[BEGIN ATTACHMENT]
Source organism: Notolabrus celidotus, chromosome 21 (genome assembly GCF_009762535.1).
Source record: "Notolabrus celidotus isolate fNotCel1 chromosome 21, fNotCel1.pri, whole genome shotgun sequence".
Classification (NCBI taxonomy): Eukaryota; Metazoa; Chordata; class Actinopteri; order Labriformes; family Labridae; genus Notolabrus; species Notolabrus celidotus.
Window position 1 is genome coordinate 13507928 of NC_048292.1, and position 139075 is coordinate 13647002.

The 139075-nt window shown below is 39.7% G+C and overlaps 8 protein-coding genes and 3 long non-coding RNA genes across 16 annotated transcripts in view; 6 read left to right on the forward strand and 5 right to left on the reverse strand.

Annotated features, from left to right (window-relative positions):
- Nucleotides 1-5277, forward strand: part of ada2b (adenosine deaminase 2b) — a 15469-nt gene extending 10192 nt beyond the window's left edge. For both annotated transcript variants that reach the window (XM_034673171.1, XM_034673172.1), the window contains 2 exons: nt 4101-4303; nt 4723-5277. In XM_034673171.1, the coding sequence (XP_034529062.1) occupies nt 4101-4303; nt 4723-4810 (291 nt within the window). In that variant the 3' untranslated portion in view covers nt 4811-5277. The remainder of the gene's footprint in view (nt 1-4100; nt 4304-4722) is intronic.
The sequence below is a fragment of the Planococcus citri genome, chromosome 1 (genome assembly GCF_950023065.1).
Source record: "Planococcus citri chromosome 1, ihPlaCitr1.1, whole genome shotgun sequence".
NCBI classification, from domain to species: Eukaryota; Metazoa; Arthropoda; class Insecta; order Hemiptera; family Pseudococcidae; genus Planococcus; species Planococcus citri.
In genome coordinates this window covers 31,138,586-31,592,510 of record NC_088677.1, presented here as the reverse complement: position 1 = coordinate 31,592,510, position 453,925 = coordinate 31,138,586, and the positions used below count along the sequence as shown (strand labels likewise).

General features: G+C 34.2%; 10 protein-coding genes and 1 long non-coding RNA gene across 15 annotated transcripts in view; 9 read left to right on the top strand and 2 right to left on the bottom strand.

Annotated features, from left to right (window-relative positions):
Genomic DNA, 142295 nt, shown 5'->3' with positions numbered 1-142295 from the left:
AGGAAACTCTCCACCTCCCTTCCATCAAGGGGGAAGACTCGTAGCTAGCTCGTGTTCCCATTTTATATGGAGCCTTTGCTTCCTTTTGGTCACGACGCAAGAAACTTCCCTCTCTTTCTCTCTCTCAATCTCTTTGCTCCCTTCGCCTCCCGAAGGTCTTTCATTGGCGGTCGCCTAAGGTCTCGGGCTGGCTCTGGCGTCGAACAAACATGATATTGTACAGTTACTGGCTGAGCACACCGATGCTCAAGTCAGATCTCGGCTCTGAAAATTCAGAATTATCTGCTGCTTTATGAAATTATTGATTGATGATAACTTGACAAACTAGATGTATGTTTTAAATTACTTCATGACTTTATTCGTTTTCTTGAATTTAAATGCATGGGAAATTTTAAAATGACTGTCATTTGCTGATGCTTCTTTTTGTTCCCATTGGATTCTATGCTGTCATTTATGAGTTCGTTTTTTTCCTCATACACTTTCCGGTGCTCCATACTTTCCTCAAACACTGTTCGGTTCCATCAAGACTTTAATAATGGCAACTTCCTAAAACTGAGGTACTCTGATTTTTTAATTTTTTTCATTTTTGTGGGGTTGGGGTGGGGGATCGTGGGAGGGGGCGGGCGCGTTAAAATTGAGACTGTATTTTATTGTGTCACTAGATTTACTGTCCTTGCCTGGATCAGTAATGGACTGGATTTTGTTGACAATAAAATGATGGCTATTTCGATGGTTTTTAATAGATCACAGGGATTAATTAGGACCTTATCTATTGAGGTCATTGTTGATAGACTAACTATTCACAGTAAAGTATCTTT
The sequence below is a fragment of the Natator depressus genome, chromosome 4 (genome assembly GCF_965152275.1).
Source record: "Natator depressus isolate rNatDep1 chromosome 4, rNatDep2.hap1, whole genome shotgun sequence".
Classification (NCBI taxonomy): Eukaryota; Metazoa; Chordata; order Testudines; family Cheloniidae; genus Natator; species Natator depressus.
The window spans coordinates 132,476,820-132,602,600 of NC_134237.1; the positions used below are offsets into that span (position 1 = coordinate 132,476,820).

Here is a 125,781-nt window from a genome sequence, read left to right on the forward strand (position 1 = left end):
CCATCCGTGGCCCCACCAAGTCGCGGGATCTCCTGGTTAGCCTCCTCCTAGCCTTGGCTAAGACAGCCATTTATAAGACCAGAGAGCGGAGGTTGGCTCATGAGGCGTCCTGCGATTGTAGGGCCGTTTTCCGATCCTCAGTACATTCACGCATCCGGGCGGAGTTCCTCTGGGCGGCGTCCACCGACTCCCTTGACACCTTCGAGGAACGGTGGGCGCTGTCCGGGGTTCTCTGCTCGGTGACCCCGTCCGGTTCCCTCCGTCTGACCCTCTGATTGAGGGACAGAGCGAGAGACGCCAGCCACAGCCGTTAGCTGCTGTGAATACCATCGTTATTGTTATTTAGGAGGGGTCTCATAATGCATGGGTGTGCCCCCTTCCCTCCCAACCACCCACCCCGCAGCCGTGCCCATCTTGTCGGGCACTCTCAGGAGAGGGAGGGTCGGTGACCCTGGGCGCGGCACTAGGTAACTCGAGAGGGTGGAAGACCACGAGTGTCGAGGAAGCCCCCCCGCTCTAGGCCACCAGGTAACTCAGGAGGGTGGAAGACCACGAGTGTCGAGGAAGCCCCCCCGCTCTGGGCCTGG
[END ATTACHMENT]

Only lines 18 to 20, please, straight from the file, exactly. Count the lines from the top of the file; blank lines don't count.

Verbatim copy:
Classification (NCBI taxonomy): Eukaryota; Metazoa; Chordata; order Testudines; family Cheloniidae; genus Natator; species Natator depressus.
The window spans coordinates 132,476,820-132,602,600 of NC_134237.1; the positions used below are offsets into that span (position 1 = coordinate 132,476,820).

Here is a 125,781-nt window from a genome sequence, read left to right on the forward strand (position 1 = left end):